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What’s Worrying Recruiters About Social Media

by Apr 5, 2011, 5:48 am ET

Recruiters and employers want to “do the right thing” when it comes to using Facebook, LinkedIn, and Twitter. But what’s the right thing? That’s what they’re not sure of, says Keith Watts, an employment law attorney with Ogletree Deakins.

We talk about this challenge on the podcast below, including:

  • How to handle photos you see on Facebook
  • The Catch-22 of hiring the “most qualified” candidate
  • The legal risks of inconsistency in the hiring process

This article is provided for informational purposes only and is not intended to offer specific legal advice. You should consult your legal counsel regarding any threatened or pending litigation.

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  • Jason Kerr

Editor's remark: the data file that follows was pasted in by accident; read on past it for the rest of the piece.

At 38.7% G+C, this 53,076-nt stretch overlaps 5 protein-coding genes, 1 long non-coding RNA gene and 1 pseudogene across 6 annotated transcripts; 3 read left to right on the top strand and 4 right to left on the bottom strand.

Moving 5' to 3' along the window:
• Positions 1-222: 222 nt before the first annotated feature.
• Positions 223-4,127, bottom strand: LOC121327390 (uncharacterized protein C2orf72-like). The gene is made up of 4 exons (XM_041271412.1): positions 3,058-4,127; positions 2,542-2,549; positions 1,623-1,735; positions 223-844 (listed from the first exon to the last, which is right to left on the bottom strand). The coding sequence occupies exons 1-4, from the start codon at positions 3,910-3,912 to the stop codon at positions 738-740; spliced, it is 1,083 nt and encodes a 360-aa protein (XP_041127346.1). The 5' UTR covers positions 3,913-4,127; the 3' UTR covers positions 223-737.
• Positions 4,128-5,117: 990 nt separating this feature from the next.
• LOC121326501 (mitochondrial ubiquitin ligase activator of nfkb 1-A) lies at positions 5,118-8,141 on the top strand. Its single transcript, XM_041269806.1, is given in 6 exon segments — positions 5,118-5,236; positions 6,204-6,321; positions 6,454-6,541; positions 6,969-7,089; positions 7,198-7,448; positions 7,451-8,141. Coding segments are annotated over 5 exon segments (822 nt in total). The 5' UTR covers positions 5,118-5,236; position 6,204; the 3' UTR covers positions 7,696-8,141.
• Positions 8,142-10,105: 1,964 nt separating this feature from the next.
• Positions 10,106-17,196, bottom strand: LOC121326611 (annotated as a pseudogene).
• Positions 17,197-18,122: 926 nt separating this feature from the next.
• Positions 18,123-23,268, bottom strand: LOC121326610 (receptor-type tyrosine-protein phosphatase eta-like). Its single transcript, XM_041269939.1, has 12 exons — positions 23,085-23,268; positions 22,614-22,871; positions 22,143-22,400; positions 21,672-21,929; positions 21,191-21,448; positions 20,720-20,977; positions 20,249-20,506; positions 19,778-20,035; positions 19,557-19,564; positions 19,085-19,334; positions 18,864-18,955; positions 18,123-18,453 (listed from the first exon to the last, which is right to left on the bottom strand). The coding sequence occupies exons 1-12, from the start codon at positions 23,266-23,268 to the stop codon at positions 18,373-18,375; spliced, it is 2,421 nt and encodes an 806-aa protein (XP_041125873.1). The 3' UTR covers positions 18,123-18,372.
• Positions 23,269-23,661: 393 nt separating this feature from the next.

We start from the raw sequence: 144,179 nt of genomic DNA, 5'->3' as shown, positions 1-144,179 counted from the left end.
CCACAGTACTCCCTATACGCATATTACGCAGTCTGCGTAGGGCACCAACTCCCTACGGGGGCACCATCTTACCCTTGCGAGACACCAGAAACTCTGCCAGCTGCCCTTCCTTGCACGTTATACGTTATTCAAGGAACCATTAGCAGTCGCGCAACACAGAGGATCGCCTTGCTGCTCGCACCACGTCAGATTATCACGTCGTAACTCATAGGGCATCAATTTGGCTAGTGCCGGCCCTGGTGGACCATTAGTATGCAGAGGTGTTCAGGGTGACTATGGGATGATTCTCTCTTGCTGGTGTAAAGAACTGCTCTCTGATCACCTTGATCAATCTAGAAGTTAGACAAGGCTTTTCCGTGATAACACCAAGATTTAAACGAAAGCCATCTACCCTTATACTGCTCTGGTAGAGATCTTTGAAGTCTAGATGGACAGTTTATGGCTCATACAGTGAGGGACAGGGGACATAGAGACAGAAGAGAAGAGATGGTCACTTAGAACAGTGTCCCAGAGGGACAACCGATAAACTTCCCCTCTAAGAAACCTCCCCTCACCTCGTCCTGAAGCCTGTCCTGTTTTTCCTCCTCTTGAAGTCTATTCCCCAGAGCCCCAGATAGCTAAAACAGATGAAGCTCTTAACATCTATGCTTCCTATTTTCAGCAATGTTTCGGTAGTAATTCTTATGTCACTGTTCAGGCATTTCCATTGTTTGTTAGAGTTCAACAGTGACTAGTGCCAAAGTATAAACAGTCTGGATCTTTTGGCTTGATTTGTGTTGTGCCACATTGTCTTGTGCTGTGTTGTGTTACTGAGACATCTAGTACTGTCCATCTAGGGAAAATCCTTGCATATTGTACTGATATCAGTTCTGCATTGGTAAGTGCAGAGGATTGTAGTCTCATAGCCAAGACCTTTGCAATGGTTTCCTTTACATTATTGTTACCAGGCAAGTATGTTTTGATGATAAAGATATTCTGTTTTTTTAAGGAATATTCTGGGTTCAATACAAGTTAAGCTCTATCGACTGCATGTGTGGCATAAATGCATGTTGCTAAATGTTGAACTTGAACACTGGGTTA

Hey Todd

    It’s an interesting subject, especially with companies getting banned from researching on Facebook.

    What is going to help in this space is when more and more apps start to use the living Facebook data, and simply re-format or package the data for different purposes, and make the re-packaged info available outside of Facebook. (Think your public Facebook page presented in different formats for different services / uses).

    Over @ one of our goals was to help people “Separate Friday night from Monday morning” – this means, help the job seeker safely use parts of their Facebook profile for recruiting, without disclosing social activity or content.

    The flip side is that recruiters don’t need to be “friends” with job seekers and the company can be assured that recruiters just see the info they should see (compliance).

    We believe helps legitimizes social profiles as a “source document” for recruiting – because we provide a safe wrapper to share social profile information for recruitment while staying in ethical bounds.

    PS: As LinkedIn get more and more social, I wonder if the same will be said about using LinkedIn for recruiting in the future – e.g. Recruiters can see potentially biasing social information?

    Best: Jason

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